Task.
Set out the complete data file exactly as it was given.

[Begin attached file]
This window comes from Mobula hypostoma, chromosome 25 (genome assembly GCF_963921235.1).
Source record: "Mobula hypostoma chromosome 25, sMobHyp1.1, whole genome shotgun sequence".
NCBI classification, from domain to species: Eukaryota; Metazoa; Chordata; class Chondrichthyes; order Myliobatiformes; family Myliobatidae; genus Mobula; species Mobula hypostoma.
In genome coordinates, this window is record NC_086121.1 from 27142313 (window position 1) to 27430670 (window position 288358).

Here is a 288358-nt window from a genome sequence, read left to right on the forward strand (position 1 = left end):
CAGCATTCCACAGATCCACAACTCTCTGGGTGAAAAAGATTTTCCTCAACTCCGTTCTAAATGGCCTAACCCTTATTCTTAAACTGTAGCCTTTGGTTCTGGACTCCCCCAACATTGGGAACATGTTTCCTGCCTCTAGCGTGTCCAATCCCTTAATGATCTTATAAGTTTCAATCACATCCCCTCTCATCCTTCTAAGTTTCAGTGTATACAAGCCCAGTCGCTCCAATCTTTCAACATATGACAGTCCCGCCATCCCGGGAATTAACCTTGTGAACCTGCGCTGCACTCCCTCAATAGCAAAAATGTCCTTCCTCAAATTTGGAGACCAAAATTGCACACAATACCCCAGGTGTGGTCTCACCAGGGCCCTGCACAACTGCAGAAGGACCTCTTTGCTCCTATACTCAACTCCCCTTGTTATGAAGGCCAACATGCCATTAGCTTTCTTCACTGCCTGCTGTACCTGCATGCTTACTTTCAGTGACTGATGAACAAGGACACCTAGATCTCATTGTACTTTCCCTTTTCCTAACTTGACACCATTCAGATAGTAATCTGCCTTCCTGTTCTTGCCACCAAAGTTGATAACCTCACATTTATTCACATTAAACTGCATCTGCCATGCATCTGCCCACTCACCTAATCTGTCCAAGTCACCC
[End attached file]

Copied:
This window comes from Mobula hypostoma, chromosome 25 (genome assembly GCF_963921235.1).
Source record: "Mobula hypostoma chromosome 25, sMobHyp1.1, whole genome shotgun sequence".
NCBI classification, from domain to species: Eukaryota; Metazoa; Chordata; class Chondrichthyes; order Myliobatiformes; family Myliobatidae; genus Mobula; species Mobula hypostoma.
In genome coordinates, this window is record NC_086121.1 from 27142313 (window position 1) to 27430670 (window position 288358).

Here is a 288358-nt window from a genome sequence, read left to right on the forward strand (position 1 = left end):
CAGCATTCCACAGATCCACAACTCTCTGGGTGAAAAAGATTTTCCTCAACTCCGTTCTAAATGGCCTAACCCTTATTCTTAAACTGTAGCCTTTGGTTCTGGACTCCCCCAACATTGGGAACATGTTTCCTGCCTCTAGCGTGTCCAATCCCTTAATGATCTTATAAGTTTCAATCACATCCCCTCTCATCCTTCTAAGTTTCAGTGTATACAAGCCCAGTCGCTCCAATCTTTCAACATATGACAGTCCCGCCATCCCGGGAATTAACCTTGTGAACCTGCGCTGCACTCCCTCAATAGCAAAAATGTCCTTCCTCAAATTTGGAGACCAAAATTGCACACAATACCCCAGGTGTGGTCTCACCAGGGCCCTGCACAACTGCAGAAGGACCTCTTTGCTCCTATACTCAACTCCCCTTGTTATGAAGGCCAACATGCCATTAGCTTTCTTCACTGCCTGCTGTACCTGCATGCTTACTTTCAGTGACTGATGAACAAGGACACCTAGATCTCATTGTACTTTCCCTTTTCCTAACTTGACACCATTCAGATAGTAATCTGCCTTCCTGTTCTTGCCACCAAAGTTGATAACCTCACATTTATTCACATTAAACTGCATCTGCCATGCATCTGCCCACTCACCTAATCTGTCCAAGTCACCC